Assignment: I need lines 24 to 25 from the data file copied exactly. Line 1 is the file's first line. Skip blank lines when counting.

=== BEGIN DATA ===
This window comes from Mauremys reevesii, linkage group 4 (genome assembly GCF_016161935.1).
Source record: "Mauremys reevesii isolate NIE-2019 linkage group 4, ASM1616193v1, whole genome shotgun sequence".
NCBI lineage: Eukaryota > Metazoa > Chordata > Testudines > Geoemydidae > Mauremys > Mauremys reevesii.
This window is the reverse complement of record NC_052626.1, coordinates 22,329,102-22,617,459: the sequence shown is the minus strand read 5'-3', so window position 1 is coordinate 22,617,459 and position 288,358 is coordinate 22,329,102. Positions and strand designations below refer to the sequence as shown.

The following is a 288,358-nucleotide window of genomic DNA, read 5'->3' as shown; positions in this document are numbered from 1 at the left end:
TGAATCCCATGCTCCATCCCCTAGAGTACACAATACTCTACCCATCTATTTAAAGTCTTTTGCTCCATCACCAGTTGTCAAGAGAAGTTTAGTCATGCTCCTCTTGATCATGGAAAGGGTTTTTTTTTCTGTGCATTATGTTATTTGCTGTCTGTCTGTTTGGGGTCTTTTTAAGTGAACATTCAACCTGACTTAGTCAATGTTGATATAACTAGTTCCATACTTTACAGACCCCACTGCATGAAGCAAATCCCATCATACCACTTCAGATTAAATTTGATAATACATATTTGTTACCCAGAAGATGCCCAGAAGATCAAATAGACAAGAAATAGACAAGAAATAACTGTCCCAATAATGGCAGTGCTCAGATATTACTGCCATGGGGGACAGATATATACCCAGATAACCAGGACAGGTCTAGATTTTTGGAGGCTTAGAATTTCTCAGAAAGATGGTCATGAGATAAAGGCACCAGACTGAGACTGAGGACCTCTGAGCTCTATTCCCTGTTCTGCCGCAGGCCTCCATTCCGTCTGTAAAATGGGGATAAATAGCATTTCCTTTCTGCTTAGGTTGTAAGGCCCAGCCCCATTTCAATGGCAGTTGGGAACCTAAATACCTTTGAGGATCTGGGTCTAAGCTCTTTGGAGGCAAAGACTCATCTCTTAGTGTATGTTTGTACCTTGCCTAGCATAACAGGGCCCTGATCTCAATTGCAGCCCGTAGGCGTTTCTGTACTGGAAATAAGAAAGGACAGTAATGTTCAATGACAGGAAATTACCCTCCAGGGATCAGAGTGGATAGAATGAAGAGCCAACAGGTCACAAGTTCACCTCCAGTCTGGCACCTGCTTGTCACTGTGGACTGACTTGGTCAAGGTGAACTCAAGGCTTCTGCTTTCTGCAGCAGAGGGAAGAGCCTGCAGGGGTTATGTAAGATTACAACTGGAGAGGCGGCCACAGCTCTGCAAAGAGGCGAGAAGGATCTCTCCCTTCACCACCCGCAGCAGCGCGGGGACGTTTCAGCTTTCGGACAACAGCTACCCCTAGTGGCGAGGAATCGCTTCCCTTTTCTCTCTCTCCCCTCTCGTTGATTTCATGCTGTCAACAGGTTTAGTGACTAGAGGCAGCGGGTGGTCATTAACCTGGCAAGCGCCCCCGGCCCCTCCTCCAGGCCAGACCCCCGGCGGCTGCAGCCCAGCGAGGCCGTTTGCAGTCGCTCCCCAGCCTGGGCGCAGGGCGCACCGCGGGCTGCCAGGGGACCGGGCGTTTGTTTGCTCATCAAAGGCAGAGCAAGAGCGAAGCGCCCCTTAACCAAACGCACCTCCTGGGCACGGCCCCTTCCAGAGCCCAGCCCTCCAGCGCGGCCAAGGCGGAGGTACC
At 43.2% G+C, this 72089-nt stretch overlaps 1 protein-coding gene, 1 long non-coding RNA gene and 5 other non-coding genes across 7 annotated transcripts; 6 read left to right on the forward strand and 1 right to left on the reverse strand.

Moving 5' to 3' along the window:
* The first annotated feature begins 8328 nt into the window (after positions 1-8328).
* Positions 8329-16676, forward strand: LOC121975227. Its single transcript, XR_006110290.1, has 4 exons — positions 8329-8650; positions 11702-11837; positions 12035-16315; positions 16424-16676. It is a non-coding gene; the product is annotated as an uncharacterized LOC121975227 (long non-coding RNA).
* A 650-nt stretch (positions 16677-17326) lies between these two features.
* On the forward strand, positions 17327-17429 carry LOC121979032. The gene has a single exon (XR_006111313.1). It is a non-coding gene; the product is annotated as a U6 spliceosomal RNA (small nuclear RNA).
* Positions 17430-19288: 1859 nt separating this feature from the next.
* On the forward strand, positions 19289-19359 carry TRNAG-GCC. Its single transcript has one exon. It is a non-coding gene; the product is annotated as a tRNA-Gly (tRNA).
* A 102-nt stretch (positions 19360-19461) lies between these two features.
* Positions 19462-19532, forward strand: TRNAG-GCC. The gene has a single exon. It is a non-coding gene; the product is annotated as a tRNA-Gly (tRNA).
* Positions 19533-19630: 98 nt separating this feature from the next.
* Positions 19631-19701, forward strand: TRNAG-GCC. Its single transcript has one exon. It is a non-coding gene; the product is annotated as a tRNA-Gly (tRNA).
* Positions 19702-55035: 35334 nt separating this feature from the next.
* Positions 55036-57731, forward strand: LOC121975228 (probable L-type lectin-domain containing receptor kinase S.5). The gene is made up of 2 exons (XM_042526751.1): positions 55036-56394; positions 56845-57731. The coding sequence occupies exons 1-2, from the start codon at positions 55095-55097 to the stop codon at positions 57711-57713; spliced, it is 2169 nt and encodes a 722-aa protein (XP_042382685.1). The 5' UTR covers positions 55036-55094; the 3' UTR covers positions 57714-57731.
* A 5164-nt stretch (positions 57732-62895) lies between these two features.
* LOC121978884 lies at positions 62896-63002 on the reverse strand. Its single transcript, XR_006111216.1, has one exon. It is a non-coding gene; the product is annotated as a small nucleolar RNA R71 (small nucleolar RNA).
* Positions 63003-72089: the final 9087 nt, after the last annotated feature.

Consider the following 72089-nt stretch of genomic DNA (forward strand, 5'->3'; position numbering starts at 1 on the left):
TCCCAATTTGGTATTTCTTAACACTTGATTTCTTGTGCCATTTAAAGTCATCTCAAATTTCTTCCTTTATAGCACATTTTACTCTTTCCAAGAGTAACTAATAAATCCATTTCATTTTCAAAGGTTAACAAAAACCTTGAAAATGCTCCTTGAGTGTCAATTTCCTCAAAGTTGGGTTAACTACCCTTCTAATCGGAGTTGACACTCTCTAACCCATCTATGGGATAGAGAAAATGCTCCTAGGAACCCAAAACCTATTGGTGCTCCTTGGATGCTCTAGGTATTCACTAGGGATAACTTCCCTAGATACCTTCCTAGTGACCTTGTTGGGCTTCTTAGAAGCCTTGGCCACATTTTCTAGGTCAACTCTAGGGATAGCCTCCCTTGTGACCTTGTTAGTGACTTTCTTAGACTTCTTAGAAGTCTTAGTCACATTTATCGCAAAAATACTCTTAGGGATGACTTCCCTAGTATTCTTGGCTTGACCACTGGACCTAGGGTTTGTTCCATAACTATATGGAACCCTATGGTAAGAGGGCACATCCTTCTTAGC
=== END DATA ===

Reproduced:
Consider the following 72089-nt stretch of genomic DNA (forward strand, 5'->3'; position numbering starts at 1 on the left):
TCCCAATTTGGTATTTCTTAACACTTGATTTCTTGTGCCATTTAAAGTCATCTCAAATTTCTTCCTTTATAGCACATTTTACTCTTTCCAAGAGTAACTAATAAATCCATTTCATTTTCAAAGGTTAACAAAAACCTTGAAAATGCTCCTTGAGTGTCAATTTCCTCAAAGTTGGGTTAACTACCCTTCTAATCGGAGTTGACACTCTCTAACCCATCTATGGGATAGAGAAAATGCTCCTAGGAACCCAAAACCTATTGGTGCTCCTTGGATGCTCTAGGTATTCACTAGGGATAACTTCCCTAGATACCTTCCTAGTGACCTTGTTGGGCTTCTTAGAAGCCTTGGCCACATTTTCTAGGTCAACTCTAGGGATAGCCTCCCTTGTGACCTTGTTAGTGACTTTCTTAGACTTCTTAGAAGTCTTAGTCACATTTATCGCAAAAATACTCTTAGGGATGACTTCCCTAGTATTCTTGGCTTGACCACTGGACCTAGGGTTTGTTCCATAACTATATGGAACCCTATGGTAAGAGGGCACATCCTTCTTAGC